Indian Journal of Dermatology
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CORRESPONDENCE
Year : 2012  |  Volume : 57  |  Issue : 3  |  Page : 247-248
A study on cutaneous manifestations of thyroid disease


Department of Dermatology, Punjab Health Systems Corporation, Punjab, India

Date of Web Publication16-May-2012

Correspondence Address:
Neerja Puri
Department of Dermatology, Punjab Health Systems Corporation, Punjab
India
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Source of Support: None, Conflict of Interest: None


DOI: 10.4103/0019-5154.96227

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How to cite this article:
Puri N. A study on cutaneous manifestations of thyroid disease. Indian J Dermatol 2012;57:247-8

How to cite this URL:
Puri N. A study on cutaneous manifestations of thyroid disease. Indian J Dermatol [serial online] 2012 [cited 2019 Jun 18];57:247-8. Available from: http://www.e-ijd.org/text.asp?2012/57/3/247/96227


Sir,

The cutaneous manifestations of hyperthyroidism and hypothyroidism are varied and are important for the dermatologists. [1] In hyperthyroidism, the skin is warm, moist, soft, velvety, and smooth simulating the skin texture of an infant. The warmth is secondary to increased cutaneous blood flow and peripheral vasodilation, which is also responsible for facial flushing and palmar erythema. [2],[3] Hypothyroidism or thyroid hormone deficiency causes changes in the skin including thickening, hyperkeratosis, diffuse loss of scalp hair, and atrophy of nails. [4],[5] The skin is cold, dry, and pale with widespread xerosis, especially on the extensor surfaces. [6]

We selected 50 patients for the study and all the patients were subjected to routine investigations and specialized investigations like T3, T4, TSH, and skin biopsy.


   Results Top


In our study, 72% patients had hypothyroidism and 28% patients had hyperthyroidism. The cutaneous features in patients with hyperthyroidism were warm, moist skin, with increased temperature seen in 85.7% of the patients, Exophthalmos was seen in 85.7% of the patients, diffuse non-scarring alopecia was seen in 71.4% of the patients, palmoplantar hyperhidrosis was seen in 64.3% of the patients, facial flushing was seen in 57.1% of the patients, skin pigmentation in 50% of the patients, pretibial myxedema [Figure 1] was seen in 42.8% of the patients, and nail changes like onycholysis and plummers nails [Figure 2] were seen in 28.6% of the patients. Classic histopathological features of pretibial myxedema consisted of normal collagen in the papillary dermis and separation of the collagen bundles by mucin. Mucin staining demonstrated abundant diffuse mucin within the dermal fenestrations as large amounts of glycosaminoglycans diffusely dispersed in the reticular part of the dermis [Figure 3]. The most common cutaneous feature in patients with hypothyroidism, in our study, was coarse, rough, dry skin seen in 100% of the patients, followed by pallor of skin, with carotenemia seen in 52.75% of the patients, nail changes in 38.9% of the patients, diffuse hair loss in 33.3% of the patients, palmoplantar keratoderma in 33.3% of the patients, and loss of a lateral third of the eyebrows in 22.2% of the patients. Myxedematous facies [Figure 4] were seen in 12% of the hypothyroid patients in our study. Regarding the association of thyroid disease with other autoimmune diseases, it was seen that the most commonly associated autoimmune disease was vitiligo, seen in 8% of the patients, urticaria was seen in 6% of the patients, and alopecia areata was seen in 4% of the patients. To conclude, dermatologists need to be cognizant of the manifold cutaneous manifestations of thyroid disease. Skin signs suggestive of either hyperthyroid or hypothyroid states should be followed up by routine thyroid function studies. Should the thyroid disease be classified as autoimmune, the clinician should be vigilant for any of the potential associated disorders for which the patient may be at risk throughout his / her entire life.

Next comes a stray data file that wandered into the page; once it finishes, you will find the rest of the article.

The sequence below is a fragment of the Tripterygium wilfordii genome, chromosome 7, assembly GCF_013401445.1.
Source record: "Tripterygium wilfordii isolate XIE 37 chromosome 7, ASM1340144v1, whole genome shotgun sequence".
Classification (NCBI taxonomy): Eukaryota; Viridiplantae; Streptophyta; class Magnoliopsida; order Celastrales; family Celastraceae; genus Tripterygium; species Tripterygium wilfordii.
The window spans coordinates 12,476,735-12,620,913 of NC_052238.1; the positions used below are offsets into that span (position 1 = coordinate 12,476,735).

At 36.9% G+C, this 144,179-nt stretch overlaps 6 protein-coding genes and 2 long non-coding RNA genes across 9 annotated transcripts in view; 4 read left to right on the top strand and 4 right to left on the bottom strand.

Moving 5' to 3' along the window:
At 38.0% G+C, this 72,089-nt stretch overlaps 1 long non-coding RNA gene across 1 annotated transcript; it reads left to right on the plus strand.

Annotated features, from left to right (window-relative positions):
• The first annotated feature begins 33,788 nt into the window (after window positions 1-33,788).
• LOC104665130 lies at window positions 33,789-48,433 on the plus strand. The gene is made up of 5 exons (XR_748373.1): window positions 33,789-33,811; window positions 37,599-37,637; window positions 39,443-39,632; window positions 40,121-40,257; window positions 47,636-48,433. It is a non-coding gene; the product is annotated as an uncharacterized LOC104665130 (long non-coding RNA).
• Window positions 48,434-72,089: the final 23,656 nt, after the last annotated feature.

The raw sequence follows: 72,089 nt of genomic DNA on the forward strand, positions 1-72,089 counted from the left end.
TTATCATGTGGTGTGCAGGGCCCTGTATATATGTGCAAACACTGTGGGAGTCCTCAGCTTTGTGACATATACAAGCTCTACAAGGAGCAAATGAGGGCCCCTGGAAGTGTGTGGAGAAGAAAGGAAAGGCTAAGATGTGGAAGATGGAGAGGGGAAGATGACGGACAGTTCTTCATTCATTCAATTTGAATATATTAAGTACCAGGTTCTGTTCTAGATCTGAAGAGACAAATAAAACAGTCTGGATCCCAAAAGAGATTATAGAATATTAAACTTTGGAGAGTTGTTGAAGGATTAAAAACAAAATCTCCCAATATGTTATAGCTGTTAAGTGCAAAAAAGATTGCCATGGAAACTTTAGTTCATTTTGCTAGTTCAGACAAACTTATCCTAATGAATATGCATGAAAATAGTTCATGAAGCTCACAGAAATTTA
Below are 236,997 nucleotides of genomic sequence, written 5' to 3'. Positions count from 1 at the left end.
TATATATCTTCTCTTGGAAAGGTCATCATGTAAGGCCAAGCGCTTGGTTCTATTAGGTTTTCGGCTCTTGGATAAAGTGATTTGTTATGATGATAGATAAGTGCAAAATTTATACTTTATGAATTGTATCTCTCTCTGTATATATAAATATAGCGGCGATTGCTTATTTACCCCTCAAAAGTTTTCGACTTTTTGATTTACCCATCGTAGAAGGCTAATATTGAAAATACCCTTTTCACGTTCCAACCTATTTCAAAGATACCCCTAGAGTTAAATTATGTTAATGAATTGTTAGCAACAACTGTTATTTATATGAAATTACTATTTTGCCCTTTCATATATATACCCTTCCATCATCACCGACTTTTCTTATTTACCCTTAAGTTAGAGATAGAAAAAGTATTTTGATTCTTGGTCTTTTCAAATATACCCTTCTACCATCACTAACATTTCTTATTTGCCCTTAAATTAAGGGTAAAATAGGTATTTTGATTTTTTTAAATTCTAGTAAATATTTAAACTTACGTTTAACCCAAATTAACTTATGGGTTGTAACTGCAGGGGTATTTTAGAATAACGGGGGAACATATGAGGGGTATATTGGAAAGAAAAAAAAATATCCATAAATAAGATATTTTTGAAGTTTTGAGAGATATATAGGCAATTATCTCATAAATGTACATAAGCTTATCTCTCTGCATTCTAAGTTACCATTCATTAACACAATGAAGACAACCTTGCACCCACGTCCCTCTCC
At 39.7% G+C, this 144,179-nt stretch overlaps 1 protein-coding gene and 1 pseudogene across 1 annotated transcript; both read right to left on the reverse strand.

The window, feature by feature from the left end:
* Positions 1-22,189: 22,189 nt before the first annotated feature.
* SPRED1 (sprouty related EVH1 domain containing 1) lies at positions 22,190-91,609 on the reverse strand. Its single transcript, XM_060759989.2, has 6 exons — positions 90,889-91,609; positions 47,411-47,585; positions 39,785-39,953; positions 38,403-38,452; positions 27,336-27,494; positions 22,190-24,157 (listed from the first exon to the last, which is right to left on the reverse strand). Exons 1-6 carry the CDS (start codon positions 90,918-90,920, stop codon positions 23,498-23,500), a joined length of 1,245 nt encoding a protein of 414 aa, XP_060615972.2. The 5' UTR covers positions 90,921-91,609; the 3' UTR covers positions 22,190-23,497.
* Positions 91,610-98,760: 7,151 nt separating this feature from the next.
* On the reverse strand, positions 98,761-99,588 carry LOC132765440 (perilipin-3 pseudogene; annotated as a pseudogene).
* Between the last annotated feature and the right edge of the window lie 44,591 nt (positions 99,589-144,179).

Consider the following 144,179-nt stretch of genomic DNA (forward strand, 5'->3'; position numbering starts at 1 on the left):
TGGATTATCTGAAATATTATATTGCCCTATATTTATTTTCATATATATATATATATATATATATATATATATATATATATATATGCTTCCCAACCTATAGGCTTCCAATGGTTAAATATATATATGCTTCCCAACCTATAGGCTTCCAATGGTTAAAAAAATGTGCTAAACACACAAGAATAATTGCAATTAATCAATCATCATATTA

Figure 1: Pretibial myxedema in a 45-year-old female

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Figure 2: Plummers nails in a patient with hyperthyroidism

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Figure 3: Photomicrograph showing separation of collagen fibers by mucin and lymphocytic infiltration (mucicarmine stain, 100×)

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Figure 4: Typical myxedema facies with puffy face, large tongue, and coarse features

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   References Top

1.Mullin GE, Eastern JS. Cutaneous signs of thyroid disease. Am Fam Physician 1986;34:93-8.   Back to cited text no. 1
[PUBMED]    
2.Nixon DW, Samols E. Acral changes associated with thyroid diseases. JAMA 1970;212:1175-81.   Back to cited text no. 2
[PUBMED]    
3.Heyman WR. Advances in cutaneous manifestations of thyroid disease. Int J Dermatol 1997;36:641-5.   Back to cited text no. 3
    
4.King LR, Braunstein H, Chambers D, Goldsmith R. A case study of peculiar soft-tissue and bony changes in association with thyroid disease. J Clin Endocrinol Metab 1959;19:1323-30.   Back to cited text no. 4
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5.Frienkel RK, Frienkel N. Hair growth and alopecia in hypothyroidism. Arch Dermatol 1972;106:349-52.   Back to cited text no. 5
    
6.Heymann WR. Cutaneous manifestations of thyroid disease. J Am Acad Dermatol 1992;26:885-902.  Back to cited text no. 6
[PUBMED]    


    Figures

  [Figure 1], [Figure 2], [Figure 3], [Figure 4]



 

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